I was shocked to learn after seeing it that you didn't have both films in mind when first conceiving of the project, Ned. You initially just wrote "Him" as a standalone.
Benson: I’m all for inference. With that first script there’s a lot left to the imagination. And that’s where Jess...
Chastain: He has a bossy actress. [Laughs]
Benson: When Jess read the script she was like, “Where does this person go? Who is she?”
Chastain: But also, in cinema today -- I’m such a feminist, I can’t help it [laughs] -- we always get the male perspective. I want the female perspective too. He asked me if I wanted to play the part and I said, “Yes of course, I’d love to play the part.” But basically she’s serving his story. Where does she go? And maybe I was such a brat --
Benson: No, it spurred a whole conversation in my head. I knew the subtext, but I was like, alright, I’m going to write this out. And then I started writing it. As we were developing it I was giving her scenes and all of sudden there were two scripts.
It's rare to hear of an actor coming on to the picture and changing the filmmaker's vision.
Chastain: I didn’t change his vision.
You expanded it.
Chastain: In a group like we are, we all inspire each other.
Benson: That one question forced me to open it up and start thinking about it.
Chastain: He changed the first script. That script was on the black list. It was a great script. But when he actually started to write “Her” he realized "I’m going to connect these two." So he went into a script that was already celebrated.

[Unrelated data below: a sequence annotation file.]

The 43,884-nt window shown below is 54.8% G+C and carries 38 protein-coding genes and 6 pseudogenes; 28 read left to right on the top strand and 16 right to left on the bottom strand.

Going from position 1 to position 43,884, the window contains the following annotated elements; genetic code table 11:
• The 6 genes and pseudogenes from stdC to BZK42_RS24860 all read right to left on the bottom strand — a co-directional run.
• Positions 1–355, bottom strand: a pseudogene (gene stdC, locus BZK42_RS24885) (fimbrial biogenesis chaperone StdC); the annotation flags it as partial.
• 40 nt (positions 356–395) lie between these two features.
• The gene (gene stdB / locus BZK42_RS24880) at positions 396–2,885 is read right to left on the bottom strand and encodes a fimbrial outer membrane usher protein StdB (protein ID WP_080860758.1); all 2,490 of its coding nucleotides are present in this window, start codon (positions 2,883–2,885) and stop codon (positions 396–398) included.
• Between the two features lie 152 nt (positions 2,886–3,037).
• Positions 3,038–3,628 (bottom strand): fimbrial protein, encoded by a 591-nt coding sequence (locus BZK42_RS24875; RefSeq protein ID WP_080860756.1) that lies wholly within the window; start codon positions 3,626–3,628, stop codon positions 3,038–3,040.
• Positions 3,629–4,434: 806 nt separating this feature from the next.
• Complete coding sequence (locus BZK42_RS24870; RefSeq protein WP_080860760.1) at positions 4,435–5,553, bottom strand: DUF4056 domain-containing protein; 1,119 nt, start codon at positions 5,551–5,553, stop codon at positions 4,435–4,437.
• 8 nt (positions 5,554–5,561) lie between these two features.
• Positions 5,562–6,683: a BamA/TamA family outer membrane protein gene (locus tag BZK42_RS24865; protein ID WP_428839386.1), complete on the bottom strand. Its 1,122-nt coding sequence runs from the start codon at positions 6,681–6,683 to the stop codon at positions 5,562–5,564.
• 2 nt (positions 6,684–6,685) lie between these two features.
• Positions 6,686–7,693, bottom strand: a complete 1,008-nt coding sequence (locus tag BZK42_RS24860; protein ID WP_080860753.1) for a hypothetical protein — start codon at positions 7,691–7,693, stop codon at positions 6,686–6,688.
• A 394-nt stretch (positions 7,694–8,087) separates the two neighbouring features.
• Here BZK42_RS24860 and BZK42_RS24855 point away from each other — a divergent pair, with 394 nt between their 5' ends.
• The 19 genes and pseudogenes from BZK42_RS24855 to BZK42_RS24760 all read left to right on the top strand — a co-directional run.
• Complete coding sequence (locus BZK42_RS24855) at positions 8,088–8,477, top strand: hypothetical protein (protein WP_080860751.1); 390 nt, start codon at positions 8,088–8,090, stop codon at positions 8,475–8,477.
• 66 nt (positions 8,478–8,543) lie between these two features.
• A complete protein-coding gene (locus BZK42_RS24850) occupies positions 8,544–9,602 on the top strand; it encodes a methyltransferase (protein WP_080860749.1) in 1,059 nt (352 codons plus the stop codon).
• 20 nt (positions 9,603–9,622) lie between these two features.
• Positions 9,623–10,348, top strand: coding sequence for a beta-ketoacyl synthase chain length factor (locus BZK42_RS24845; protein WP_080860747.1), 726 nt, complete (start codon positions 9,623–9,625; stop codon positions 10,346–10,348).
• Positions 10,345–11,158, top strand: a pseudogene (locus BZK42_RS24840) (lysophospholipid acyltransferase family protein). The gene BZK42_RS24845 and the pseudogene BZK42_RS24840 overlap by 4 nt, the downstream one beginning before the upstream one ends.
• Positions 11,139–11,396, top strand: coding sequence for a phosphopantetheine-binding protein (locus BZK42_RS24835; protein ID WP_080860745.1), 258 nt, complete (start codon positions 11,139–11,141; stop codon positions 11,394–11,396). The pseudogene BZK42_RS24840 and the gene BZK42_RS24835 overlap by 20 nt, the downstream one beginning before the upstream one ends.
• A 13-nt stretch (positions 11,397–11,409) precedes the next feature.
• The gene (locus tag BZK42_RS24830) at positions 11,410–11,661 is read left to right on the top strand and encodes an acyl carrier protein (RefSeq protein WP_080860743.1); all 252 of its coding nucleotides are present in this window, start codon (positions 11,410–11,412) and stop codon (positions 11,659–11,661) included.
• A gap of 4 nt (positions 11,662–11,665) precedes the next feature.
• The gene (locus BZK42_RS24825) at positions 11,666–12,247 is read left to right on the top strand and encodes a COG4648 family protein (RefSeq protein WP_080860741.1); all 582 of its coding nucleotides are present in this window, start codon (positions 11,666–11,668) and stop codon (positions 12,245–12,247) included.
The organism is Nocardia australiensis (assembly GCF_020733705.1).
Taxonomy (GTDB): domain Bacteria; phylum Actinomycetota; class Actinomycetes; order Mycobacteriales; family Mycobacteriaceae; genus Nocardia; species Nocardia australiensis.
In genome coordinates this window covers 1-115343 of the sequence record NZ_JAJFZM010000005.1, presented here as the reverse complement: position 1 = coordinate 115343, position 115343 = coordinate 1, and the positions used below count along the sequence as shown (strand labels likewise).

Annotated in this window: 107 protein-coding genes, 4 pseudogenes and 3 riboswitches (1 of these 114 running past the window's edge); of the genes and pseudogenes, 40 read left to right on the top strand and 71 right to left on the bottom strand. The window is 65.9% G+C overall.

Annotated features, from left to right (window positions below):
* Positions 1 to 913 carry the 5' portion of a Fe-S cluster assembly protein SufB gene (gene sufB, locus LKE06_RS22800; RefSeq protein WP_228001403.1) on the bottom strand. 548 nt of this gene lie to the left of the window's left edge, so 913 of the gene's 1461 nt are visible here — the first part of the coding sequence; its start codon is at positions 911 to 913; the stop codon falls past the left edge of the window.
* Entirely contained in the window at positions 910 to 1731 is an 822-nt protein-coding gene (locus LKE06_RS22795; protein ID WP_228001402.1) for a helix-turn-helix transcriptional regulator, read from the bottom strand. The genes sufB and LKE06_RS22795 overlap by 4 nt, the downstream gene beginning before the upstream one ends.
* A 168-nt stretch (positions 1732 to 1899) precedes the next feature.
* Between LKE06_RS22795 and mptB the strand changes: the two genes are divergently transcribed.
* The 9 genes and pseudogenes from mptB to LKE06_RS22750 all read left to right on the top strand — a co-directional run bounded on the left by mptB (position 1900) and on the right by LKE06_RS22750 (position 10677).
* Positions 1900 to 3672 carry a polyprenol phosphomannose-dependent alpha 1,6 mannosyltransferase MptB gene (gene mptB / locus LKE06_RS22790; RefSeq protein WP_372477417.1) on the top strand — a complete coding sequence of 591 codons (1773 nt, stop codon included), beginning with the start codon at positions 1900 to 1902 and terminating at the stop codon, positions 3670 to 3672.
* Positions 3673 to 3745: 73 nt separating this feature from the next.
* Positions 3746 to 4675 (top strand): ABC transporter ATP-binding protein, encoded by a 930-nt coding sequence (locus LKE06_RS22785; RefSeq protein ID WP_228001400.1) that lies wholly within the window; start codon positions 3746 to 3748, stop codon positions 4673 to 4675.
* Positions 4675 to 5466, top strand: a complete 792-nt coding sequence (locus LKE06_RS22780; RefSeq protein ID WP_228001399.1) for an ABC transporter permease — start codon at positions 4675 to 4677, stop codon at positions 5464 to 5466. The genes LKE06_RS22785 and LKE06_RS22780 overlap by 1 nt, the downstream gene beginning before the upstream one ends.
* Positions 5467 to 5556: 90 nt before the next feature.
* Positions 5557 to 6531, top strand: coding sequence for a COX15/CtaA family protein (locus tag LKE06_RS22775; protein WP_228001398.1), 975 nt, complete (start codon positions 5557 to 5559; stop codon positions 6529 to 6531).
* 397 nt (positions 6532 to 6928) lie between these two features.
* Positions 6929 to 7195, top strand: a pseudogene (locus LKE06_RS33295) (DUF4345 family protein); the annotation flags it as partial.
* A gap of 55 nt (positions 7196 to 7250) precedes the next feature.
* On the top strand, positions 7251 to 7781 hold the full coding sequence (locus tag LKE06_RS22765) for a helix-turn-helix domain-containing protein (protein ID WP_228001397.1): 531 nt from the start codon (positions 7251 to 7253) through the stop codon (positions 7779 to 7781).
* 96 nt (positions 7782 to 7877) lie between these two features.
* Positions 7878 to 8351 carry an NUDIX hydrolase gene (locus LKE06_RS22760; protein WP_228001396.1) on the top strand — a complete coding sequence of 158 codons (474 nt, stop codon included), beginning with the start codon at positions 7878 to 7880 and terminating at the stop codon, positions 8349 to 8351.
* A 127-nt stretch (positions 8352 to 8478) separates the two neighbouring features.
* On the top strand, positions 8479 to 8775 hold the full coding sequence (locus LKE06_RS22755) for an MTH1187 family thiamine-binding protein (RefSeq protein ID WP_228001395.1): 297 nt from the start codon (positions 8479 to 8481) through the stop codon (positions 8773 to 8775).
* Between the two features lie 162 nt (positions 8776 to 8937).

Benson: Once I’d finished the two I had to back to intertwine them in a way to make a cohesive whole.
Can either of you talk about the challenge of portraying the two sides of the relationship? The two scenes in which the couple interact differ not only in blocking from film to film, but in dialogue too.
Chastain: James and played two characters. I played Eleanor Rigby, but then I also played a character that was his perception of her. You don’t really go very deep into who she is because it’s his film. You can’t penetrate her. She’s distant, cold and mysterious and doesn’t know where she’s coming from. But then I got to play her from her point of view. That was very strange. I’d never done anything like that before.
Benson: It’s a feat of acting for both of them. If you think about it, Jess had to play his idea of that character. When somebody gets broken up with, their perception of that person is very cold.